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U.S. Supreme Court Again Strikes Down a California Arbitration Decision

As a result of the SCOTUS decision, a PAGA plaintiff’s individual claim can be compelled to arbitration

By Chris Micheli, June 15, 2022 7:42 pm

In an expected, but nonetheless welcome opinion, the United States Supreme Court once again reversed a California appellate court decision regarding arbitration agreements. On June 15, the US Supreme Court issued its decision in Viking River Cruises, Inc. v. Moriana, No. 20-1573, which was argued on March 20.

The nation’s high court granted certiorari for an appeal from the Second District Court of Appeal in California. This was another decision regarding the extent of the Federal Arbitration Act (FAA) preemption over state court decisions or legislation limiting or impeding the use of arbitration agreements.

The California Supreme Court, in its decision in Iskanian v. CLS Transportation Los Angeles, LLC, 59 Cal.4th 348, ruled that arbitration agreements cannot preclude a representative action under the Private Attorneys General Act (PAGA) because the employee plaintiff is stepping into the shoes of the State in a PAGA action and the State was not a signatory to the arbitration agreement. The US Supreme Court rejected this decision and instead held that the FAA preempts the California rule that had invalidated waivers of the right to assert representative claims under PAGA.

In the Viking River Cruises case, the employee (Moriana) filed a PAGA lawsuit against her former employer claiming that Viking had violated California’s Labor Code. Her employment contract with Viking contained a mandatory arbitration agreement that specifically included a class action waiver that employees could not file any disputes (including under PAGA).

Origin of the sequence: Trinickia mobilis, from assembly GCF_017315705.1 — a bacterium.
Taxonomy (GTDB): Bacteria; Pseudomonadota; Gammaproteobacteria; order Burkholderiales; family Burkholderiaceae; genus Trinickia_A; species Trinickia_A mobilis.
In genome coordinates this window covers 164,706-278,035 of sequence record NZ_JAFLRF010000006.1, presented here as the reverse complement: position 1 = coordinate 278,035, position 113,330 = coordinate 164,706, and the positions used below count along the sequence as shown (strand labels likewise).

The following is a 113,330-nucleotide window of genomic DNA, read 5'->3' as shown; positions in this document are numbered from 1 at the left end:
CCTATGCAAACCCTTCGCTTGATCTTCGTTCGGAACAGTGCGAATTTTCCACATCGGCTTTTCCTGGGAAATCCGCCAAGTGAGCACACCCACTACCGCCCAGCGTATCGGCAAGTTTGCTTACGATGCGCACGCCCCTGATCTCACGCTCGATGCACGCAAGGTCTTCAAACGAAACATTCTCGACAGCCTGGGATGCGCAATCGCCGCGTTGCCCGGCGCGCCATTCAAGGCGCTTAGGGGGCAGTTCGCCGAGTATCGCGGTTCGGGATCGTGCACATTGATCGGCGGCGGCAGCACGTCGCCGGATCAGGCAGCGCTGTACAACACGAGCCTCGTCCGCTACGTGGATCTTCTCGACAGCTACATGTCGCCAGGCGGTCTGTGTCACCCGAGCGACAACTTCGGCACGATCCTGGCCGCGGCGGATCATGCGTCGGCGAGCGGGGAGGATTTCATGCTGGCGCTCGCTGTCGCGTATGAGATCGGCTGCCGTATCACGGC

California’s courts had rejected Viking’s effort to compel arbitration because they applied the California Supreme Court’s Iskanian decision. The U.S. Supreme Court held that the FAA preempts the rule of Iskanian insofar as it precludes division of PAGA actions into individual and non-individual claims through an agreement to arbitrate.

The U.S. Supreme Court said it disagreed with the plaintiff’s reading of the PAGA statute, saying those arguments are “irreconcilable with the structure of the statute and the ordinary legal meaning of the word ‘claim’.” Furthermore, the high Court explained that the Iskanian decision’s prohibition on PAGA waivers is inconsistent with the FAA because PAGA creates an intrinsically representational form of action and Iskanian requires parties either to arbitrate in that format or forgo arbitration altogether.

In addition, the U.S. Supreme Court ruled that PAGA’s built-in mechanism of claim joinder is in conflict with the FAA. The Iskanian decision’s prohibition on contractual division of PAGA actions into constituent claims unduly circumscribes the freedom of parties to determine “the issues subject to arbitration” and “the rules by which they will arbitrate,” Lamps Plus, Inc. v. Varela, 587 U. S. ____, ____, and does so in a way that violates the fundamental principle that “arbitration is a matter of consent,” Stolt-Nielsen, 559 U. S., at 684. For that reason, state law cannot condition the enforceability of an agreement to arbitrate on the availability of a procedural mechanism that would permit a party to expand the scope of the anticipated arbitration by introducing claims that the parties did not jointly agree to arbitrate.

The U.S. Supreme Court found that the practical impact of the California Supreme Court’s Iskanian decision is “to coerce parties into withholding PAGA claims from arbitration.” While the nation’s high court did not rule that the Iskanian decision’s prohibition on wholesale waivers of PAGA claims is not preempted by the FAA, the court did rule that the Iskanian rule that PAGA actions cannot be divided into individual and non-individual claims is preempted.

As a result of the U.S. Supreme Court’s decision, a PAGA plaintiff’s individual claim can be compelled to arbitration (assuming there is a valid arbitration agreement in place). So, if an employer does not have a valid arbitration agreement in place, an employee can still bring an individual PAGA claim against the employer. However, a blanket waiver of all PAGA claims is still not allowed under the FAA. In addition, today’s decision does not impact the PAGA statute itself.

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